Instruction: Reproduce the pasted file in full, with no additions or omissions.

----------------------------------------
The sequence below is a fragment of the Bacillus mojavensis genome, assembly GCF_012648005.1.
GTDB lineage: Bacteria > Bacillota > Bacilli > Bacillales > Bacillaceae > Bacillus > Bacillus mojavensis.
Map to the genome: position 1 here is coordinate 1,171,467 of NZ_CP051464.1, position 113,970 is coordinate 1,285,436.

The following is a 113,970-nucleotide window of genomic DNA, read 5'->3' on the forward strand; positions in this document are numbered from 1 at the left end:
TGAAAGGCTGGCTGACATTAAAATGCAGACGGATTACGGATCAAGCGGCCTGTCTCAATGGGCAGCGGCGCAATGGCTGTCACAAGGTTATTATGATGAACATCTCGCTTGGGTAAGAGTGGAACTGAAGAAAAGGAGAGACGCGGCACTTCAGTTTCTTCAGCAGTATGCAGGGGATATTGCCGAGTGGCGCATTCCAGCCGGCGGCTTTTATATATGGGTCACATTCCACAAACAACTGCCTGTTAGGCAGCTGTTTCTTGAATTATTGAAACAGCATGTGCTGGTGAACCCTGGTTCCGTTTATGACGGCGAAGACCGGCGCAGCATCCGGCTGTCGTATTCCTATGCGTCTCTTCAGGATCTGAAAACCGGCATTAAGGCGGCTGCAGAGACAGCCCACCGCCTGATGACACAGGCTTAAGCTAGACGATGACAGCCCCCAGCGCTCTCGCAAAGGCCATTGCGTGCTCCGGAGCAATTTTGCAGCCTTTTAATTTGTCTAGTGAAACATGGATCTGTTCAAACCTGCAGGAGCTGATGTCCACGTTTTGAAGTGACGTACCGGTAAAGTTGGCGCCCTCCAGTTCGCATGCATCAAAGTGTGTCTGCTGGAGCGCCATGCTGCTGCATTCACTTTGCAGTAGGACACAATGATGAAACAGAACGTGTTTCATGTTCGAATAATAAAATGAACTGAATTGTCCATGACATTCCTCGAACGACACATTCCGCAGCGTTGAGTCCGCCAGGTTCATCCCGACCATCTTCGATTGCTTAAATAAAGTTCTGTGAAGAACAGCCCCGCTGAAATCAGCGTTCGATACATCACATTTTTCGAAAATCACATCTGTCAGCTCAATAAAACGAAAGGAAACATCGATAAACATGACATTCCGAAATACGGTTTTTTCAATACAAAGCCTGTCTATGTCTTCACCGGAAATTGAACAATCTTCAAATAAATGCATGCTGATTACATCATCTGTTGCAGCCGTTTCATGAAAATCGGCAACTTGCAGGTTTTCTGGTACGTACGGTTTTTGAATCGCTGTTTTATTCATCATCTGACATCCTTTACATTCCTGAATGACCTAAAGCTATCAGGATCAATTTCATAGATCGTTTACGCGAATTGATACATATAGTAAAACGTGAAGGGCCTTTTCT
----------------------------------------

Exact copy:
The sequence below is a fragment of the Bacillus mojavensis genome, assembly GCF_012648005.1.
GTDB lineage: Bacteria > Bacillota > Bacilli > Bacillales > Bacillaceae > Bacillus > Bacillus mojavensis.
Map to the genome: position 1 here is coordinate 1,171,467 of NZ_CP051464.1, position 113,970 is coordinate 1,285,436.

The following is a 113,970-nucleotide window of genomic DNA, read 5'->3' on the forward strand; positions in this document are numbered from 1 at the left end:
TGAAAGGCTGGCTGACATTAAAATGCAGACGGATTACGGATCAAGCGGCCTGTCTCAATGGGCAGCGGCGCAATGGCTGTCACAAGGTTATTATGATGAACATCTCGCTTGGGTAAGAGTGGAACTGAAGAAAAGGAGAGACGCGGCACTTCAGTTTCTTCAGCAGTATGCAGGGGATATTGCCGAGTGGCGCATTCCAGCCGGCGGCTTTTATATATGGGTCACATTCCACAAACAACTGCCTGTTAGGCAGCTGTTTCTTGAATTATTGAAACAGCATGTGCTGGTGAACCCTGGTTCCGTTTATGACGGCGAAGACCGGCGCAGCATCCGGCTGTCGTATTCCTATGCGTCTCTTCAGGATCTGAAAACCGGCATTAAGGCGGCTGCAGAGACAGCCCACCGCCTGATGACACAGGCTTAAGCTAGACGATGACAGCCCCCAGCGCTCTCGCAAAGGCCATTGCGTGCTCCGGAGCAATTTTGCAGCCTTTTAATTTGTCTAGTGAAACATGGATCTGTTCAAACCTGCAGGAGCTGATGTCCACGTTTTGAAGTGACGTACCGGTAAAGTTGGCGCCCTCCAGTTCGCATGCATCAAAGTGTGTCTGCTGGAGCGCCATGCTGCTGCATTCACTTTGCAGTAGGACACAATGATGAAACAGAACGTGTTTCATGTTCGAATAATAAAATGAACTGAATTGTCCATGACATTCCTCGAACGACACATTCCGCAGCGTTGAGTCCGCCAGGTTCATCCCGACCATCTTCGATTGCTTAAATAAAGTTCTGTGAAGAACAGCCCCGCTGAAATCAGCGTTCGATACATCACATTTTTCGAAAATCACATCTGTCAGCTCAATAAAACGAAAGGAAACATCGATAAACATGACATTCCGAAATACGGTTTTTTCAATACAAAGCCTGTCTATGTCTTCACCGGAAATTGAACAATCTTCAAATAAATGCATGCTGATTACATCATCTGTTGCAGCCGTTTCATGAAAATCGGCAACTTGCAGGTTTTCTGGTACGTACGGTTTTTGAATCGCTGTTTTATTCATCATCTGACATCCTTTACATTCCTGAATGACCTAAAGCTATCAGGATCAATTTCATAGATCGTTTACGCGAATTGATACATATAGTAAAACGTGAAGGGCCTTTTCT